This section is from the book "Cyclopedia Of Architecture, Carpentry, And Building", by James C. et al. Also available from Amazon: Cyclopedia Of Architecture, Carpentry And Building.

1. Resolve the 160-pound force of Fig. 5 into components which act in AF and AE.

Ans. | The first component equals 238½ pounds, and its sense is from A to F; the second component equals 119½ pounds, and its sense is from E to A. |

2. Resolve the 50-pound force of Fig. 5 ½into two components, acting in FA and FB.

Ans. | Ihe first component equals 37.3 pounds, and its sense |

is from A to F; the second component equals 47.0 | |

pounds, and its sense is from B to F. |

14, Algebraic Resolution of a Force Into Two Components.

If the angle between the lines of action of the two components is not 90 degrees, the algebraic method is not simple and the graphical method is usually preferable. When the angle is 90 degrees, the algebraic method is usually the shorter, and this is the only case herein explained.

Let F (Fig. 11) be the force to be resolved into two components acting in the lines OX and OY. If AB is drawn to represent the magnitude and direction of F, and lines be drawn from

A and B parallel to OX and OY, thus locating C, then AC and BC with arrowheads as shown represent the magnitudes and directions of the required components.

Now if F' and F" represent the components acting in OX and OY, and x and y denote the angles between F and F', and F and F" respectively, then AC and BC represent F' and F", and the angles BAC and ABC equal x and y respectively. From the right triangle ABC it follows that and, F' = F cos x, and F" = F cos y.

If a force is resolved into two components whose lines of action are at right angles to each other, each is called a rectangular component of that force. Thus F' and F" are rectangular components of F.

The foregoing equations show that the rectangular component of a force along any line equals the product of the force and the cosine of the angle between the force and the line. They show also that the rectangular component of a force along its own line of action equals the force, and its rectangular com-pone?U at right angles to the line of action equals zero.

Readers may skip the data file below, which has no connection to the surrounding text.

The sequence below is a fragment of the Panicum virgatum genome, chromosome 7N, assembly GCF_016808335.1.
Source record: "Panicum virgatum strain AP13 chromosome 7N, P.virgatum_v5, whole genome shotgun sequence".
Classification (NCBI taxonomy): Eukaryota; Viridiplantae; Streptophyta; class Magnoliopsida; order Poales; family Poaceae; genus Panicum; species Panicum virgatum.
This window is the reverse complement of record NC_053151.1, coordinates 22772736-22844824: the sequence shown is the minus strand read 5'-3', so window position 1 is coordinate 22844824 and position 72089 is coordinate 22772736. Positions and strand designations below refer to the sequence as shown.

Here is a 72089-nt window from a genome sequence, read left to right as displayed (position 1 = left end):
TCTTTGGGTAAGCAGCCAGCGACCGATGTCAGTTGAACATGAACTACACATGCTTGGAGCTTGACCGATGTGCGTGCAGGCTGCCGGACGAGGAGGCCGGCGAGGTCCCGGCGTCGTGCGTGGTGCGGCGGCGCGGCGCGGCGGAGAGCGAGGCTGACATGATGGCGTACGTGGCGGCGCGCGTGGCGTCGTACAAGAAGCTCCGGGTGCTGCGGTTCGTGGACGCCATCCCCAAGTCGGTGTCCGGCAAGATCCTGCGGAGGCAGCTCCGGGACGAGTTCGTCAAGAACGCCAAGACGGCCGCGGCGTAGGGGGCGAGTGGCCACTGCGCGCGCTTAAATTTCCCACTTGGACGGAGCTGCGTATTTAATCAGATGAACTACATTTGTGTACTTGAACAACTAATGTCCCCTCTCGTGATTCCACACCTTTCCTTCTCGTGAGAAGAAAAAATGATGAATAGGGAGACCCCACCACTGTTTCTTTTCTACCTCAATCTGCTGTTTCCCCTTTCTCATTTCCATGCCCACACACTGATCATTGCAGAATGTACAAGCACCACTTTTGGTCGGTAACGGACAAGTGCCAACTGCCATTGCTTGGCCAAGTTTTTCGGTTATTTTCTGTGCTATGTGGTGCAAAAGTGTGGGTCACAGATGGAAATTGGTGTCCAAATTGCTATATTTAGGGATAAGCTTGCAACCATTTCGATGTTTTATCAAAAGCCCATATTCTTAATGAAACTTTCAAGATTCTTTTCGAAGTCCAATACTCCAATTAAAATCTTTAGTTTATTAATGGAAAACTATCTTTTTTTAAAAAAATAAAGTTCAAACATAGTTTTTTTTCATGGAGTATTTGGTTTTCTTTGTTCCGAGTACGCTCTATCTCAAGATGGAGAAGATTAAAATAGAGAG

Examples. 1. A force of 120 pounds makes an angle of 22 degrees with the horizontal. What is the value of its component along the horizontal? *

Since cos 22° = 0.927, the value of the component equals 120 X 0.927 = 111.24 pounds.

2. What is the value of the component of the 90-pound force of Fig. 5 along the vertical?

First we must find the value of the angle which the 90-pound force of Ficr. 5 makes with the vertical.

Fig. 11.

* When nothing is stated herein as to whether a component is rectangular or not, then rectangular component is meant.

Since tan EAG = EG/AG =½, angle EAG = 26° 34'.

Hence the value of the desired component equals

90 X cos 26° 34' = 90 X 0.8944 = 80.50 pounds.

1. Compute the horizontal and vertical components of a force of 80 pounds whose angle with the horizontal is 60 degrees

Ans. | 40 pounds. |

69.28 pounds. |

2. Compute the horizontal and vertical components of the 100-pound force in Fig. 5. What are their senses?

Ans. | 89.44 pounds to the right. |

44.72 pounds upwards. |

3. Compute the component of the 70-pound force in Fig. 5 along the line EA. What is the sense of the component?

Ans. 31. 29 pounds ; E to A.

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